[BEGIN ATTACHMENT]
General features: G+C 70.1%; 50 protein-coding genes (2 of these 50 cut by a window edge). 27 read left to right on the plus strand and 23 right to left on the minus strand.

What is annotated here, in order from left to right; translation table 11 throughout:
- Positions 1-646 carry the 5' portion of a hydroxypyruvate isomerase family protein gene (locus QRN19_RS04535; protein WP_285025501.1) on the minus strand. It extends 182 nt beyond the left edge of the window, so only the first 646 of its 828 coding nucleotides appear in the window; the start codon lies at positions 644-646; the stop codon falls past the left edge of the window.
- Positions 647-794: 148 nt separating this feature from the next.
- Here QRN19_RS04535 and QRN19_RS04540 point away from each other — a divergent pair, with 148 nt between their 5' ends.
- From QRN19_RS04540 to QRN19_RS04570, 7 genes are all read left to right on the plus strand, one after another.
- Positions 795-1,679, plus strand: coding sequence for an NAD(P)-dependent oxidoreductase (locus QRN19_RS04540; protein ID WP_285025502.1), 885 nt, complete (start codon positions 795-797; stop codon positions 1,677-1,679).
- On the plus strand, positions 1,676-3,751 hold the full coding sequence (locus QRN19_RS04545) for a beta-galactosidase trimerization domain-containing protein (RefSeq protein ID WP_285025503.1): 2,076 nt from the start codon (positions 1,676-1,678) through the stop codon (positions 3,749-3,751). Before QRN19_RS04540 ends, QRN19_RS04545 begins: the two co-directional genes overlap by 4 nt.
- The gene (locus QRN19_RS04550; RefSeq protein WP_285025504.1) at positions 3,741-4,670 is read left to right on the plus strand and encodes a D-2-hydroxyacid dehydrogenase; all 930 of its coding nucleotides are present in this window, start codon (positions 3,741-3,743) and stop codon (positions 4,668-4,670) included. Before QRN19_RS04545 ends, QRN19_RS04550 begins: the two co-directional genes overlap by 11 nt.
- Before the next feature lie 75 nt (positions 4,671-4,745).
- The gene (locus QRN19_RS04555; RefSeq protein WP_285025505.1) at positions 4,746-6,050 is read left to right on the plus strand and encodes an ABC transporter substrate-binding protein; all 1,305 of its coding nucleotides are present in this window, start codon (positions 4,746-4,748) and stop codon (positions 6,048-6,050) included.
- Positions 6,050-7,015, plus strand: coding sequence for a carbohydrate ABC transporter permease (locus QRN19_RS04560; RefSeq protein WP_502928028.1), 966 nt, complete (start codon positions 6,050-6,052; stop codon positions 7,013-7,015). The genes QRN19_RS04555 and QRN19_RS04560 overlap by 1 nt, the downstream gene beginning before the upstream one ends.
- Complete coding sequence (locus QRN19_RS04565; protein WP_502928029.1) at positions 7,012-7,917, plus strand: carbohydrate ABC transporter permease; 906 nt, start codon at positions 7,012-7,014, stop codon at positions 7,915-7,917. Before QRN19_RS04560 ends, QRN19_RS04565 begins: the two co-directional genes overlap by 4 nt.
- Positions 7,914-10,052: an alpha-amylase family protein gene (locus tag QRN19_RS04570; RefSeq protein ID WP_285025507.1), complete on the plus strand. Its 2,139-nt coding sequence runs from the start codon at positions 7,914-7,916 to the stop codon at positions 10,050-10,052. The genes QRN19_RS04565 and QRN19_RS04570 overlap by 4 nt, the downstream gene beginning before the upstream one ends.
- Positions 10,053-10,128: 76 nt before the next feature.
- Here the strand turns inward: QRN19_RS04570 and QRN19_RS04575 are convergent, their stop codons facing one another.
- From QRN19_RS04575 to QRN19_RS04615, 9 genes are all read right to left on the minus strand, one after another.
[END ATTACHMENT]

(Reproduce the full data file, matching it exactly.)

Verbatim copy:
General features: G+C 70.1%; 50 protein-coding genes (2 of these 50 cut by a window edge). 27 read left to right on the plus strand and 23 right to left on the minus strand.

What is annotated here, in order from left to right; translation table 11 throughout:
- Positions 1-646 carry the 5' portion of a hydroxypyruvate isomerase family protein gene (locus QRN19_RS04535; protein WP_285025501.1) on the minus strand. It extends 182 nt beyond the left edge of the window, so only the first 646 of its 828 coding nucleotides appear in the window; the start codon lies at positions 644-646; the stop codon falls past the left edge of the window.
- Positions 647-794: 148 nt separating this feature from the next.
- Here QRN19_RS04535 and QRN19_RS04540 point away from each other — a divergent pair, with 148 nt between their 5' ends.
- From QRN19_RS04540 to QRN19_RS04570, 7 genes are all read left to right on the plus strand, one after another.
- Positions 795-1,679, plus strand: coding sequence for an NAD(P)-dependent oxidoreductase (locus QRN19_RS04540; protein ID WP_285025502.1), 885 nt, complete (start codon positions 795-797; stop codon positions 1,677-1,679).
- On the plus strand, positions 1,676-3,751 hold the full coding sequence (locus QRN19_RS04545) for a beta-galactosidase trimerization domain-containing protein (RefSeq protein ID WP_285025503.1): 2,076 nt from the start codon (positions 1,676-1,678) through the stop codon (positions 3,749-3,751). Before QRN19_RS04540 ends, QRN19_RS04545 begins: the two co-directional genes overlap by 4 nt.
- The gene (locus QRN19_RS04550; RefSeq protein WP_285025504.1) at positions 3,741-4,670 is read left to right on the plus strand and encodes a D-2-hydroxyacid dehydrogenase; all 930 of its coding nucleotides are present in this window, start codon (positions 3,741-3,743) and stop codon (positions 4,668-4,670) included. Before QRN19_RS04545 ends, QRN19_RS04550 begins: the two co-directional genes overlap by 11 nt.
- Before the next feature lie 75 nt (positions 4,671-4,745).
- The gene (locus QRN19_RS04555; RefSeq protein WP_285025505.1) at positions 4,746-6,050 is read left to right on the plus strand and encodes an ABC transporter substrate-binding protein; all 1,305 of its coding nucleotides are present in this window, start codon (positions 4,746-4,748) and stop codon (positions 6,048-6,050) included.
- Positions 6,050-7,015, plus strand: coding sequence for a carbohydrate ABC transporter permease (locus QRN19_RS04560; RefSeq protein WP_502928028.1), 966 nt, complete (start codon positions 6,050-6,052; stop codon positions 7,013-7,015). The genes QRN19_RS04555 and QRN19_RS04560 overlap by 1 nt, the downstream gene beginning before the upstream one ends.
- Complete coding sequence (locus QRN19_RS04565; protein WP_502928029.1) at positions 7,012-7,917, plus strand: carbohydrate ABC transporter permease; 906 nt, start codon at positions 7,012-7,014, stop codon at positions 7,915-7,917. Before QRN19_RS04560 ends, QRN19_RS04565 begins: the two co-directional genes overlap by 4 nt.
- Positions 7,914-10,052: an alpha-amylase family protein gene (locus tag QRN19_RS04570; RefSeq protein ID WP_285025507.1), complete on the plus strand. Its 2,139-nt coding sequence runs from the start codon at positions 7,914-7,916 to the stop codon at positions 10,050-10,052. The genes QRN19_RS04565 and QRN19_RS04570 overlap by 4 nt, the downstream gene beginning before the upstream one ends.
- Positions 10,053-10,128: 76 nt before the next feature.
- Here the strand turns inward: QRN19_RS04570 and QRN19_RS04575 are convergent, their stop codons facing one another.
- From QRN19_RS04575 to QRN19_RS04615, 9 genes are all read right to left on the minus strand, one after another.